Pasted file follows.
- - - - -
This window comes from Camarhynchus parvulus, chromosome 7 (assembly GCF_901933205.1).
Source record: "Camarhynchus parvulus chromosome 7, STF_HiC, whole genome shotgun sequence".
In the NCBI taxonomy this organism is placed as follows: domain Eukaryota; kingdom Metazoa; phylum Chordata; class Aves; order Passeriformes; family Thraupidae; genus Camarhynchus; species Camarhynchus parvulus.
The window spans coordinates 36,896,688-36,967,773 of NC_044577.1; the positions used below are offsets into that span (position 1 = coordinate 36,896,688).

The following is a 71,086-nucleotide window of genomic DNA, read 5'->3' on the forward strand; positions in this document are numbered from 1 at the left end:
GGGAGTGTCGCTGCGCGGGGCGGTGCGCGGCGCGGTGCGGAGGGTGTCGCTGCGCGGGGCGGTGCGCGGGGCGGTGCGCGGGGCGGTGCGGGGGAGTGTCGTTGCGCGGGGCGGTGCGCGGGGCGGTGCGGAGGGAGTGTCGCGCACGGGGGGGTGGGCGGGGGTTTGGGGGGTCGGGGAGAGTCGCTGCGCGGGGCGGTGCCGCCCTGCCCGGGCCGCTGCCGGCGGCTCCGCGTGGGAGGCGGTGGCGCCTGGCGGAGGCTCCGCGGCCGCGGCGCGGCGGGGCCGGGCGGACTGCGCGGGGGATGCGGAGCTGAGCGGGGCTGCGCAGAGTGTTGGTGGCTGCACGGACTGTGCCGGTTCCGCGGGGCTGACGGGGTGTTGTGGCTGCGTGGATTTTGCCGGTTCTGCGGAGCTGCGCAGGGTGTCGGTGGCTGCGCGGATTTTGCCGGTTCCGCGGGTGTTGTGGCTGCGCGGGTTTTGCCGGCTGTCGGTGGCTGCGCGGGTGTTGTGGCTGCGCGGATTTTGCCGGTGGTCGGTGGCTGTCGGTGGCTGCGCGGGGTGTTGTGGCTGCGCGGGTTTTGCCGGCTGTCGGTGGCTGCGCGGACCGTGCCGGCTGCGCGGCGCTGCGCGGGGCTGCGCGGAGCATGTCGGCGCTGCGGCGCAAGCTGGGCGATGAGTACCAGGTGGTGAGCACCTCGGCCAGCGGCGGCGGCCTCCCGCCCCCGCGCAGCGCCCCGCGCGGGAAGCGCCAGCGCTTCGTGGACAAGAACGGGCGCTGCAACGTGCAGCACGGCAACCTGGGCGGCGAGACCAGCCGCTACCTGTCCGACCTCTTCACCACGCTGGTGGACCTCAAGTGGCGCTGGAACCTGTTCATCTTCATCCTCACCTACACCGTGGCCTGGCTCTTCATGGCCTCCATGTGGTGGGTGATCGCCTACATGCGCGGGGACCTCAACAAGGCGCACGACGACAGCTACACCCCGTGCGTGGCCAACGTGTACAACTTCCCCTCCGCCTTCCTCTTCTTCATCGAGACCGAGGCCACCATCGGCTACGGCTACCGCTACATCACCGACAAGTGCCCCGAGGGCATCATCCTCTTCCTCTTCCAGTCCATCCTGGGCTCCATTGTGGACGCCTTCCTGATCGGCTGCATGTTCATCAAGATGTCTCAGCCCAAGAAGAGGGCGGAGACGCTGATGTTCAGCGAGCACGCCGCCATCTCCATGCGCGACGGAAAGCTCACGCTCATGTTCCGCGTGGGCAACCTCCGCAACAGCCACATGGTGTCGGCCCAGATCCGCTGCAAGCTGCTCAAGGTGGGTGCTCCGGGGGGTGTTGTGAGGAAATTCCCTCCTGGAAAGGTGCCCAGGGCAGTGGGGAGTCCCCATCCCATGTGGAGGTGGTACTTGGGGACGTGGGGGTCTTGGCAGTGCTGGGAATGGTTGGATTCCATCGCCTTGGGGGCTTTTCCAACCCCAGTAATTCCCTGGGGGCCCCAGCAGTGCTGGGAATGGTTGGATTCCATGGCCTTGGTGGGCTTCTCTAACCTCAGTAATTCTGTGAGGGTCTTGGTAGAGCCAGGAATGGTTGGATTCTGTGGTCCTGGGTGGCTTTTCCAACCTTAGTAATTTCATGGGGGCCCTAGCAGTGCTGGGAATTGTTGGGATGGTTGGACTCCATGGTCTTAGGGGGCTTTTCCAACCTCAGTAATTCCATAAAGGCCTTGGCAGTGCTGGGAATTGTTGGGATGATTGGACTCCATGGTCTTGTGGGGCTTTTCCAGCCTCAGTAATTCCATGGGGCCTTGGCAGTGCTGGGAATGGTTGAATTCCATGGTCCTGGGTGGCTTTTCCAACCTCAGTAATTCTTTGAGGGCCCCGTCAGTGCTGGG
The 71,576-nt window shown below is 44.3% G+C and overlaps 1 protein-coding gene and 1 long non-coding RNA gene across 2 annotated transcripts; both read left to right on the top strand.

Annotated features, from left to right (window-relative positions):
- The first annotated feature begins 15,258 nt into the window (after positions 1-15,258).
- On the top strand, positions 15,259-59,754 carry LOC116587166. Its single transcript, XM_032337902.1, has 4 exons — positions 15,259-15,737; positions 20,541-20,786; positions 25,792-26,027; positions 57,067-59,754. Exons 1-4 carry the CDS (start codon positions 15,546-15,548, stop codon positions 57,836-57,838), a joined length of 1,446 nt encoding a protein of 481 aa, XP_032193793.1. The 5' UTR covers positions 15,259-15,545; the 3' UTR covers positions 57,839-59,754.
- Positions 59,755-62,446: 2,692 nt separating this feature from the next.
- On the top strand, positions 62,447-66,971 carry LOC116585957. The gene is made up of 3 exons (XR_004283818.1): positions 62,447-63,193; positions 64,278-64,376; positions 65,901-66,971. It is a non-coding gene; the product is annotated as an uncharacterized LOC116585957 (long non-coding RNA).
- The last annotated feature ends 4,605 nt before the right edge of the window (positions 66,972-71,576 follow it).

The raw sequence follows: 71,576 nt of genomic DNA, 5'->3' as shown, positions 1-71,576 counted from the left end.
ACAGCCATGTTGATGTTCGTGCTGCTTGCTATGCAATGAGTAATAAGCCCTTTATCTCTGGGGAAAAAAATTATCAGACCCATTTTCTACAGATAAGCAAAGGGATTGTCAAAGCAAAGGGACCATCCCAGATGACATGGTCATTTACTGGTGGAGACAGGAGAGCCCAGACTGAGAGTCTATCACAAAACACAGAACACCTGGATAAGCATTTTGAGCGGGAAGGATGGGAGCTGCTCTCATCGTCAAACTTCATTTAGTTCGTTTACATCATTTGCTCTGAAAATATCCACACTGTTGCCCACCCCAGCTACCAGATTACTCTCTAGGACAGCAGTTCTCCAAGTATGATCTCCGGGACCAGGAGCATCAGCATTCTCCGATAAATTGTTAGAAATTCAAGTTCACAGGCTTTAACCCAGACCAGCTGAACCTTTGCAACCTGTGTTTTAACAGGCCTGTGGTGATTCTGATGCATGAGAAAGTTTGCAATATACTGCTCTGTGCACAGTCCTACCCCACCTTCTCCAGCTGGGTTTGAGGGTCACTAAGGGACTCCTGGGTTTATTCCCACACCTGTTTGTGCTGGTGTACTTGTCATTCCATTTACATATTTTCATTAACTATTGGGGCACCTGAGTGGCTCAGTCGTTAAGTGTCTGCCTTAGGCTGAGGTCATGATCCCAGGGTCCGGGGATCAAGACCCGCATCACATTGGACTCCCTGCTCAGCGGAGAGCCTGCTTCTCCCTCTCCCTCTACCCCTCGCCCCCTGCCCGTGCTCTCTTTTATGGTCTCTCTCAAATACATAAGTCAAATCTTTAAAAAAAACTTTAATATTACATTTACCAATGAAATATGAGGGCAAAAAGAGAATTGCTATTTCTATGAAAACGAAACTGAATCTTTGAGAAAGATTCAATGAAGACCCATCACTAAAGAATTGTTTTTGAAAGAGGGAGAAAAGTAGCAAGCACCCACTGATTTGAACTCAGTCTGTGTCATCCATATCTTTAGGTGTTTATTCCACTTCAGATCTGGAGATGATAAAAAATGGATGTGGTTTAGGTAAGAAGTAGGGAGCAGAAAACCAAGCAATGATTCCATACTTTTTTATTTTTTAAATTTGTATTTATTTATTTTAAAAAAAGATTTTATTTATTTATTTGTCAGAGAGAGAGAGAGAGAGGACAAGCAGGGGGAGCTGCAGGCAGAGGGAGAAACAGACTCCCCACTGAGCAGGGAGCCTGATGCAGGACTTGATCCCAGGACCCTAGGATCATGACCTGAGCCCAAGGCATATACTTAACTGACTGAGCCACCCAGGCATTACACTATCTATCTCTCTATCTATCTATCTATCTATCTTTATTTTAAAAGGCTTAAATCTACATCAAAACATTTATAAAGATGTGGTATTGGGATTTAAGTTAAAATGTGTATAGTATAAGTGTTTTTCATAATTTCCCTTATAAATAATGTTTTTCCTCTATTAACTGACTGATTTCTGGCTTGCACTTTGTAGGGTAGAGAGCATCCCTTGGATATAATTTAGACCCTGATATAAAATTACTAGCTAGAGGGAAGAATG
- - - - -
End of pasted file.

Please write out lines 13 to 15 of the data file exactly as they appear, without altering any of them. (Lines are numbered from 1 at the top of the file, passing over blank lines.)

- The last annotated feature ends 4,605 nt before the right edge of the window (positions 66,972-71,576 follow it).

The raw sequence follows: 71,576 nt of genomic DNA, 5'->3' as shown, positions 1-71,576 counted from the left end.
ACAGCCATGTTGATGTTCGTGCTGCTTGCTATGCAATGAGTAATAAGCCCTTTATCTCTGGGGAAAAAAATTATCAGACCCATTTTCTACAGATAAGCAAAGGGATTGTCAAAGCAAAGGGACCATCCCAGATGACATGGTCATTTACTGGTGGAGACAGGAGAGCCCAGACTGAGAGTCTATCACAAAACACAGAACACCTGGATAAGCATTTTGAGCGGGAAGGATGGGAGCTGCTCTCATCGTCAAACTTCATTTAGTTCGTTTACATCATTTGCTCTGAAAATATCCACACTGTTGCCCACCCCAGCTACCAGATTACTCTCTAGGACAGCAGTTCTCCAAGTATGATCTCCGGGACCAGGAGCATCAGCATTCTCCGATAAATTGTTAGAAATTCAAGTTCACAGGCTTTAACCCAGACCAGCTGAACCTTTGCAACCTGTGTTTTAACAGGCCTGTGGTGATTCTGATGCATGAGAAAGTTTGCAATATACTGCTCTGTGCACAGTCCTACCCCACCTTCTCCAGCTGGGTTTGAGGGTCACTAAGGGACTCCTGGGTTTATTCCCACACCTGTTTGTGCTGGTGTACTTGTCATTCCATTTACATATTTTCATTAACTATTGGGGCACCTGAGTGGCTCAGTCGTTAAGTGTCTGCCTTAGGCTGAGGTCATGATCCCAGGGTCCGGGGATCAAGACCCGCATCACATTGGACTCCCTGCTCAGCGGAGAGCCTGCTTCTCCCTCTCCCTCTACCCCTCGCCCCCTGCCCGTGCTCTCTTTTATGGTCTCTCTCAAATACATAAGTCAAATCTTTAAAAAAAACTTTAATATTACATTTACCAATGAAATATGAGGGCAAAAAGAGAATTGCTATTTCTATGAAAACGAAACTGAATCTTTGAGAAAGATTCAATGAAGACCCATCACTAAAGAATTGTTTTTGAAAGAGGGAGAAAAGTAGCAAGCACCCACTGATTTGAACTCAGTCTGTGTCATCCATATCTTTAGGTGTTTATTCCACTTCAGATCTGGAGATGATAAAAAATGGATGTGGTTTAGGTAAGAAGTAGGGAGCAGAAAACCAAGCAATGATTCCATACTTTTTTATTTTTTAAATTTGTATTTATTTATTTTAAAAAAAGATTTTATTTATTTATTTGTCAGAGAGAGAGAGAGAGAGGACAAGCAGGGGGAGCTGCAGGCAGAGGGAGAAACAGACTCCCCACTGAGCAGGGAGCCTGATGCAGGACTTGATCCCAGGACCCTAGGATCATGACCTGAGCCCAAGGCATATACTTAACTGACTGAGCCACCCAGGCATTACACTATCTATCTCTCTATCTATCTATCTATCTATCTTTATTTTAAAAGGCTTAAATCTACATCAAAACATTTATAAAGATGTGGTATTGGGATTTAAGTTAAAATGTGTATAGTATAAGTGTTTTTCATAATTTCCCTTATAAATAATGTTTTTCCTCTATTAACTGACTGATTTCTGGCTTGCACTTTGTAGGGTAGAGAGCATCCCTTGGATATAATTTAGACCCTGATATAAAATTACTAGCTAGAGGGAAGAATG